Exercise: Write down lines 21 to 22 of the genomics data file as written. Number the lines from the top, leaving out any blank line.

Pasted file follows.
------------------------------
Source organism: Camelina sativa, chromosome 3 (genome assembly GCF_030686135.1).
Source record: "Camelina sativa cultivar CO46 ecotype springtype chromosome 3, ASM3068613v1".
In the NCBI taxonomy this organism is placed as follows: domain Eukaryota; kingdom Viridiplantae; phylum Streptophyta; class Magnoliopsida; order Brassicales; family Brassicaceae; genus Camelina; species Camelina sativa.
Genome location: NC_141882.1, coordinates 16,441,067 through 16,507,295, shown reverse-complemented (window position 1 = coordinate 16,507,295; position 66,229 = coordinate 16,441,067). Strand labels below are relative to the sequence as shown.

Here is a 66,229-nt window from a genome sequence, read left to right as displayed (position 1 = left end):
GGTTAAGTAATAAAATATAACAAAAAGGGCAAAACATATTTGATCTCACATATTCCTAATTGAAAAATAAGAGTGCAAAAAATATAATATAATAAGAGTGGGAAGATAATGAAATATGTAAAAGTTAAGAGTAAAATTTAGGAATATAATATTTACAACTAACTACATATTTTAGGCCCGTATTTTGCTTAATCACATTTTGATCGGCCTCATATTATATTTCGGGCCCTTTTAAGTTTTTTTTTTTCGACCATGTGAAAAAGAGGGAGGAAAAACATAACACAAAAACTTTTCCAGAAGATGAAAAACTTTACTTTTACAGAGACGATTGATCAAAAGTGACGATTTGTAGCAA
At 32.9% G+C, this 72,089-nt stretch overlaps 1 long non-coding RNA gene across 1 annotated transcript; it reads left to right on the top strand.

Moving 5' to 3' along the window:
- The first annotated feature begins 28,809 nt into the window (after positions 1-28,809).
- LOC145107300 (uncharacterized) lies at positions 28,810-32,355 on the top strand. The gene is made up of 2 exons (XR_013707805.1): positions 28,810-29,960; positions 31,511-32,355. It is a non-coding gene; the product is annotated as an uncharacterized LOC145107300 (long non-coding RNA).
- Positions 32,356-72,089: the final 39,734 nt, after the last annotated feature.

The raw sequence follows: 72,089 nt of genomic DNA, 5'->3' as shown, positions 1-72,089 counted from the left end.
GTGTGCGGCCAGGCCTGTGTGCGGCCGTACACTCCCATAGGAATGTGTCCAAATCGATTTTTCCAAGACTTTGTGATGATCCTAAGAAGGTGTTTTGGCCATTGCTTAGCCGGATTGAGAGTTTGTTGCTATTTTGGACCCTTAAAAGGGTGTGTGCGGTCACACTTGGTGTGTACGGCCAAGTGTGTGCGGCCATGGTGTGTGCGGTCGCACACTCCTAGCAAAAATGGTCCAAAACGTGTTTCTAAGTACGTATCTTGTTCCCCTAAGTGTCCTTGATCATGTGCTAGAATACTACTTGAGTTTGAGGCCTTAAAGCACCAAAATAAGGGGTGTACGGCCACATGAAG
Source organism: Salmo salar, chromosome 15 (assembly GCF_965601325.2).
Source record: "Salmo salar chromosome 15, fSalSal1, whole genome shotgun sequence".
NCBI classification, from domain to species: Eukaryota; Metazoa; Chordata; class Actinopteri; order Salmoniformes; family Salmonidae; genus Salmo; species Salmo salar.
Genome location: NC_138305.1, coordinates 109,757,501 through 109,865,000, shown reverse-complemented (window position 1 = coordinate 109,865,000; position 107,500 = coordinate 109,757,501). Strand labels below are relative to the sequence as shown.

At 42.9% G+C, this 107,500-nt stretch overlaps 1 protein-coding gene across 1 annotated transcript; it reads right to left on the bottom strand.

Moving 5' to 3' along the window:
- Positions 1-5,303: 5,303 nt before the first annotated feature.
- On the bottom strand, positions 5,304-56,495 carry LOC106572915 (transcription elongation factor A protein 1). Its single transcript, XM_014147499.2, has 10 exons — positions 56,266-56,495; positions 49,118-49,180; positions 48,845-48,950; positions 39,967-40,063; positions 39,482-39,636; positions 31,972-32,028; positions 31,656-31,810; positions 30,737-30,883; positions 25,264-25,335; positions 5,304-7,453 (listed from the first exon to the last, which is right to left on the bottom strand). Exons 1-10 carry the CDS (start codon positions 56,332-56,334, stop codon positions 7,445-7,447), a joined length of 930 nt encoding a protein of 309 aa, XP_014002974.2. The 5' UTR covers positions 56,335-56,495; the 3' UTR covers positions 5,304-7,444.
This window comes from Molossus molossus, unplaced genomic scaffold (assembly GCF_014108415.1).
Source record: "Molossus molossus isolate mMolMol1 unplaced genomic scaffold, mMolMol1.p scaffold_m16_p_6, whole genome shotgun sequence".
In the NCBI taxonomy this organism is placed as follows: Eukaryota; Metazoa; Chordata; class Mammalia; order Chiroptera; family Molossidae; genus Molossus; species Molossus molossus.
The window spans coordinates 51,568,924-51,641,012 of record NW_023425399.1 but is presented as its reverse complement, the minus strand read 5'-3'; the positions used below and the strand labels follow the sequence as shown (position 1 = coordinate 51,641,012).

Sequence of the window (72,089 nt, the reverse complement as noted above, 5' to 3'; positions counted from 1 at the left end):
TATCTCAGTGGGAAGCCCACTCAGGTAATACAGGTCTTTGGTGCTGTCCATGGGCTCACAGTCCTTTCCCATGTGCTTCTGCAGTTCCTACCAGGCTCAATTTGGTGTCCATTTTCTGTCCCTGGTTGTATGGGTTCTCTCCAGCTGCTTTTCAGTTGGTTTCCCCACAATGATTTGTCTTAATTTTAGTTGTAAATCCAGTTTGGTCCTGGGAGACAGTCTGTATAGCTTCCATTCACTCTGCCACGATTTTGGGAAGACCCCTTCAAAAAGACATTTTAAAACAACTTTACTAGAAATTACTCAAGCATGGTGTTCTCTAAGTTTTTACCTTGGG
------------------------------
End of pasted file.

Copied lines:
- On the bottom strand, positions 5,304-56,495 carry LOC106572915 (transcription elongation factor A protein 1). Its single transcript, XM_014147499.2, has 10 exons — positions 56,266-56,495; positions 49,118-49,180; positions 48,845-48,950; positions 39,967-40,063; positions 39,482-39,636; positions 31,972-32,028; positions 31,656-31,810; positions 30,737-30,883; positions 25,264-25,335; positions 5,304-7,453 (listed from the first exon to the last, which is right to left on the bottom strand). Exons 1-10 carry the CDS (start codon positions 56,332-56,334, stop codon positions 7,445-7,447), a joined length of 930 nt encoding a protein of 309 aa, XP_014002974.2. The 5' UTR covers positions 56,335-56,495; the 3' UTR covers positions 5,304-7,444.
This window comes from Molossus molossus, unplaced genomic scaffold (assembly GCF_014108415.1).